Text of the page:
Being published may not be the number one reason most writers write, but it’s way up there for me.
My friend, Freeda Nichols, blogged this week about acceptance and rejection notices she had received (here’s her post) and it reminded me of some of mine.
One of the first, and fortunately one of the nicest rejections I ever received was from a check-out-stand slick that paid a reported $1500 for short fiction. I submitted a few times but never made it. However each rejection slip from them had a personal note of critique and encouragement.
One of the worst and rudest rejections is always nothing. Not a xeroxed form, not a post card, not an email, not a word. This treatment of aspiring writers is not usually from the big magazines with thousands of submissions in their slush pile. Small regional Mom-and-Pop publications are notorious for this behavior. They pay little or nothing for stories and attract many writers who submit just for the thrill of being published. We allow them to print our writing for free. The least they could do is be polite.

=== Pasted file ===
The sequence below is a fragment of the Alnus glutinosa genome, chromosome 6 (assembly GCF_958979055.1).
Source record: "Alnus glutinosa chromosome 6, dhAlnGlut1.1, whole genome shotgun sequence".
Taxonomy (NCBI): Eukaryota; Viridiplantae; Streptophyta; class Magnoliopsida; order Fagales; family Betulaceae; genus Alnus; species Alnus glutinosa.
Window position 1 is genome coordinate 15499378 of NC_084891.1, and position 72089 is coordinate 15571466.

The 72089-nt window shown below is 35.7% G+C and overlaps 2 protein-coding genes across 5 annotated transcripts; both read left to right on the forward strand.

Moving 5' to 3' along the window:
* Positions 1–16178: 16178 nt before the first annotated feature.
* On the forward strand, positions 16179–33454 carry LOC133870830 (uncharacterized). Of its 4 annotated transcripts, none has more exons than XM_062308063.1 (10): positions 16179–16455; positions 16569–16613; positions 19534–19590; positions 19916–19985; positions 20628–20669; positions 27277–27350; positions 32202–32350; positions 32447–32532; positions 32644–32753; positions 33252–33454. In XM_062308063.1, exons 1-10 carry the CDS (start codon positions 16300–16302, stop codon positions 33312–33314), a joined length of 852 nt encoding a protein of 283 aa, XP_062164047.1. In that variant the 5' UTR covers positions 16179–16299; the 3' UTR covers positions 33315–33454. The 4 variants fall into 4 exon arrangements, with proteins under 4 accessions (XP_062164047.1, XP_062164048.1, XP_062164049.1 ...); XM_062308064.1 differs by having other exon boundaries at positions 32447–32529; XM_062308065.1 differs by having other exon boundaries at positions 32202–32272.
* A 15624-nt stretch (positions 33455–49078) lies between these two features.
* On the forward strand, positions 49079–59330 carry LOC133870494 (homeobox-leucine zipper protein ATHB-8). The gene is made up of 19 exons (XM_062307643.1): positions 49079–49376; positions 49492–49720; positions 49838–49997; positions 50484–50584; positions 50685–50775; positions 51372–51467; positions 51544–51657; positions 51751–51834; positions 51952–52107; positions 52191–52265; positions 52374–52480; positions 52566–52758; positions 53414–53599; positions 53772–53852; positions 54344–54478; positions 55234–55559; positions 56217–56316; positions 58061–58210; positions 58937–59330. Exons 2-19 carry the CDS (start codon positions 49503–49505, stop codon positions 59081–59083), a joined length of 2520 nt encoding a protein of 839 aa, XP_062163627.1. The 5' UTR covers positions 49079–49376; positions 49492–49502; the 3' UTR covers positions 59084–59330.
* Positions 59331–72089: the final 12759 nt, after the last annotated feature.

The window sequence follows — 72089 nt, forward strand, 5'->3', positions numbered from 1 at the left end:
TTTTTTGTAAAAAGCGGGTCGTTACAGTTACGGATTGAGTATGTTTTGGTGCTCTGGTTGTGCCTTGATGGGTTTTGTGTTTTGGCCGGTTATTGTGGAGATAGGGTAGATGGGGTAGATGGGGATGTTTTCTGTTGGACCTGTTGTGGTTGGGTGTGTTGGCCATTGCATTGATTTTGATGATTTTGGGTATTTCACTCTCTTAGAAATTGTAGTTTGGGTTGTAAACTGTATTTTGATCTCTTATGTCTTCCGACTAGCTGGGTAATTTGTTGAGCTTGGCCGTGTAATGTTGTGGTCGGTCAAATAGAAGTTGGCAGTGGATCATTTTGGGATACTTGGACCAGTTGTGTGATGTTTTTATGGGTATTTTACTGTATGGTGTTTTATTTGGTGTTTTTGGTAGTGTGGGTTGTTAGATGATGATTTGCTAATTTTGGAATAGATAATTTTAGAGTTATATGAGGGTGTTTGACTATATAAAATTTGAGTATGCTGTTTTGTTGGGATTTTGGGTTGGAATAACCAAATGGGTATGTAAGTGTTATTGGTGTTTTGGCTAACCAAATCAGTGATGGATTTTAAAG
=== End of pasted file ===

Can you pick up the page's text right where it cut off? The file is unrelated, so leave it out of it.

Of course the most thrilling acceptance is one that includes a check and a contract! I’ve had a few and it’s a real rush.
The worst acceptance I ever experienced was nothing … that’s right, not a word … until a friend who subscribed to that publication mentioned seeing my article. I knew up front that the publisher paid only in copies, so I emailed him and asked for mine. Nothing. That publisher never “paid” me. My clip book contains the torn out pages from a friend’s copy.
The strangest acceptance was from a national magazine that focuses on “reminiscences”. (wink wink) I sent them a story and a 1950 era picture of my dad and brothers installing a TV antenna on the roof of our house. About a year later I received a letter of apology, saying they would like to use my story. Would I either send the original picture or re-scan it to a higher resolution? I wrote back to say I would be happy for them to use the story but in the meantime I had published it on my blog. here. They still wanted it.
Long story short: The picture and article did appear almost two years after the original submission.
The highs of acceptance and the lows of rejection are part of a freelance writer’s life. The secret is to keep it all in perspective.